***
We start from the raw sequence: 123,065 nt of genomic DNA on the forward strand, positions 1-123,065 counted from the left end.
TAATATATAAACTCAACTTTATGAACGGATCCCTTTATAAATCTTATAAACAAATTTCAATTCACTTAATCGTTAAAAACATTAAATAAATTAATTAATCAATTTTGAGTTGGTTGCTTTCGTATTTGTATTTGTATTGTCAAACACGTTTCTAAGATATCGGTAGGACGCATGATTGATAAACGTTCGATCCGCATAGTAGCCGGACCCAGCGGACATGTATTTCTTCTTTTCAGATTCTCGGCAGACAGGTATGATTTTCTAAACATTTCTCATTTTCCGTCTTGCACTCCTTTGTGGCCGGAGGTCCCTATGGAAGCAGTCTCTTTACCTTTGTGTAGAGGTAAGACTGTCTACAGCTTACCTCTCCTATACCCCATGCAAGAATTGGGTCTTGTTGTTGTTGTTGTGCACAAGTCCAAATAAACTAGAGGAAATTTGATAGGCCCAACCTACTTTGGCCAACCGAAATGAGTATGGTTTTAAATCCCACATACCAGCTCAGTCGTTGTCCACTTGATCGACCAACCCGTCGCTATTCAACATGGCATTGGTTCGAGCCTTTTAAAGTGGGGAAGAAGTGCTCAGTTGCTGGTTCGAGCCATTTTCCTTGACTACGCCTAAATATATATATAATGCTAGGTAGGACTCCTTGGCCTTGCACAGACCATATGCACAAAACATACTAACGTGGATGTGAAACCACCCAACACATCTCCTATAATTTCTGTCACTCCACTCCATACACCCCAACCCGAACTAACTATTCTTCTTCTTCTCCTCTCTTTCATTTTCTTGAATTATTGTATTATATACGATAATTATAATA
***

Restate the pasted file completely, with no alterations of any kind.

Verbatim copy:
We start from the raw sequence: 123,065 nt of genomic DNA on the forward strand, positions 1-123,065 counted from the left end.
TAATATATAAACTCAACTTTATGAACGGATCCCTTTATAAATCTTATAAACAAATTTCAATTCACTTAATCGTTAAAAACATTAAATAAATTAATTAATCAATTTTGAGTTGGTTGCTTTCGTATTTGTATTTGTATTGTCAAACACGTTTCTAAGATATCGGTAGGACGCATGATTGATAAACGTTCGATCCGCATAGTAGCCGGACCCAGCGGACATGTATTTCTTCTTTTCAGATTCTCGGCAGACAGGTATGATTTTCTAAACATTTCTCATTTTCCGTCTTGCACTCCTTTGTGGCCGGAGGTCCCTATGGAAGCAGTCTCTTTACCTTTGTGTAGAGGTAAGACTGTCTACAGCTTACCTCTCCTATACCCCATGCAAGAATTGGGTCTTGTTGTTGTTGTTGTGCACAAGTCCAAATAAACTAGAGGAAATTTGATAGGCCCAACCTACTTTGGCCAACCGAAATGAGTATGGTTTTAAATCCCACATACCAGCTCAGTCGTTGTCCACTTGATCGACCAACCCGTCGCTATTCAACATGGCATTGGTTCGAGCCTTTTAAAGTGGGGAAGAAGTGCTCAGTTGCTGGTTCGAGCCATTTTCCTTGACTACGCCTAAATATATATATAATGCTAGGTAGGACTCCTTGGCCTTGCACAGACCATATGCACAAAACATACTAACGTGGATGTGAAACCACCCAACACATCTCCTATAATTTCTGTCACTCCACTCCATACACCCCAACCCGAACTAACTATTCTTCTTCTTCTCCTCTCTTTCATTTTCTTGAATTATTGTATTATATACGATAATTATAATA